Minister: Municipalities have key role in teachers' long-term salary plan

Estonian Minister of Education Kristina Kallas (Eesti 200).
Estonian Minister of Education Kristina Kallas (Eesti 200). Source: Siim Lõvi /ERR

Only local governments can guarantee teachers an average salary of 120 percent of the Estonian average in 2027, but this also requires additional funds from the state budget, said Minister of Education Kristina Kallas (Eesti 200) on Tuesday.

Asked about the proposal for long-term salary rises, Kallas said there are three points for negotiations with unions and local governments: local governments, school network reform, and the development of teachers' salary and career model.

"The first point is the wage subsidy or the money that the state pays to local governments, and there are indeed state obligations to help teachers' salaries up to 120 percent with the wage subsidy, but the role of the local government is also very important here, because they are the ones who pay the actual salary," Kallas said.

"In other words, in order to ensure that the salaries of teachers will be 120 percent of the Estonian average, for example in 2027, this can only be ensured by local governments, and therefore the issue of salary support can be negotiated with them but, of course, this requires the state to provide additional funds from the state budget," the minister said.

The second important factor is school network reform. 

"We have a very large proportion of teacher posts and resources, as well as financial resources, locked up today in small high schools across Estonia. We have about 44 small high schools with less than 100 students per upper secondary school – there is still a proposal for 37 municipalities to start negotiations to transfer schools to the state," Kallas said.

The minister said the third point is the development of a salary and career framework. This would mean teachers with more experience and qualifications would receive higher salaries.

"So that we also have agreed working conditions and workload calculations, and this needs to be agreed with the teachers and the municipalities. This is what teachers also expect, that we should not only talk about the minimum wage, but we should actually talk about workload, and whether we have enough teachers to fill the ever-increasing number of teaching posts in Estonia," said Kallas.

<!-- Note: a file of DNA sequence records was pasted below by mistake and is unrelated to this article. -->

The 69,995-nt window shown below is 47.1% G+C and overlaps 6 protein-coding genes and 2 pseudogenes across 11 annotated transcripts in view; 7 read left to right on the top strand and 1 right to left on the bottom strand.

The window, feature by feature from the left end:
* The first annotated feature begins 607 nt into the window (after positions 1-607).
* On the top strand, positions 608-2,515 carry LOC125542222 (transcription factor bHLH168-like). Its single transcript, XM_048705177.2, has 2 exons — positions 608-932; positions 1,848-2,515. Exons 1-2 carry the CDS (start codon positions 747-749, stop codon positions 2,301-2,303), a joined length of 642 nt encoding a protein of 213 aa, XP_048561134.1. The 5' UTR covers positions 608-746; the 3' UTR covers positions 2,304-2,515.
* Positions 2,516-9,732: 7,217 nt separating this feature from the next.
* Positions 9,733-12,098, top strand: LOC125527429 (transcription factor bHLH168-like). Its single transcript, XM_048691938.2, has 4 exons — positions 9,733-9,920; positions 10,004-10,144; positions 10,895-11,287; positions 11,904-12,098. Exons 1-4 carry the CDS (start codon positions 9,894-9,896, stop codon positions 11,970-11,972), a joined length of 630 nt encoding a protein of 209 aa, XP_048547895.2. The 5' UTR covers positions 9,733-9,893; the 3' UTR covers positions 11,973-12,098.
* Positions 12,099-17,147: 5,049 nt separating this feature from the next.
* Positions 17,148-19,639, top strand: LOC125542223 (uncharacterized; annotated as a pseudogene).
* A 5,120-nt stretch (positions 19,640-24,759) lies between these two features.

The national conciliator's pay rise compromise proposal between education and the government will be announced tomorrow.

"When it comes tomorrow, the government will start to discuss it, but my proposal was really that, first of all, since next year the teachers' salary support fund will still increase by 4.3 percent, the municipalities should also take responsibility for transferring this 4.3 percent to the teachers' salary fund and the teachers should receive this salary increase," said the minister.

"And the second suggestion was that we could start negotiating a long-term plan with local authorities and teachers' unions," she added.

The Estonian Educational Personnel Union (EEPU) requested an 11 percent increase for teachers by 2024, but a rise of only 1.77 percent was found in the budget negotiations. This will add approximately €31 a month. The Minister of Education and Research initially suggested 8 percent.

The EEPU turned to the national conciliator with the dispute on October 2.

After the national conciliator makes its proposal, all parties will have three days to decide how to move forward. If it is rejected. the EEPU has said it will strike.

In 2023, the minimum monthly salary for teachers is due to rise from €1,412 to €1,749, an increase of 23.9 percent. According to data provided by Statistics Estonia, the average salary in Estonia in March 2023 was €1,810.


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Editor: Jüri Nikolajev, Mari Peegel, Helen Wright

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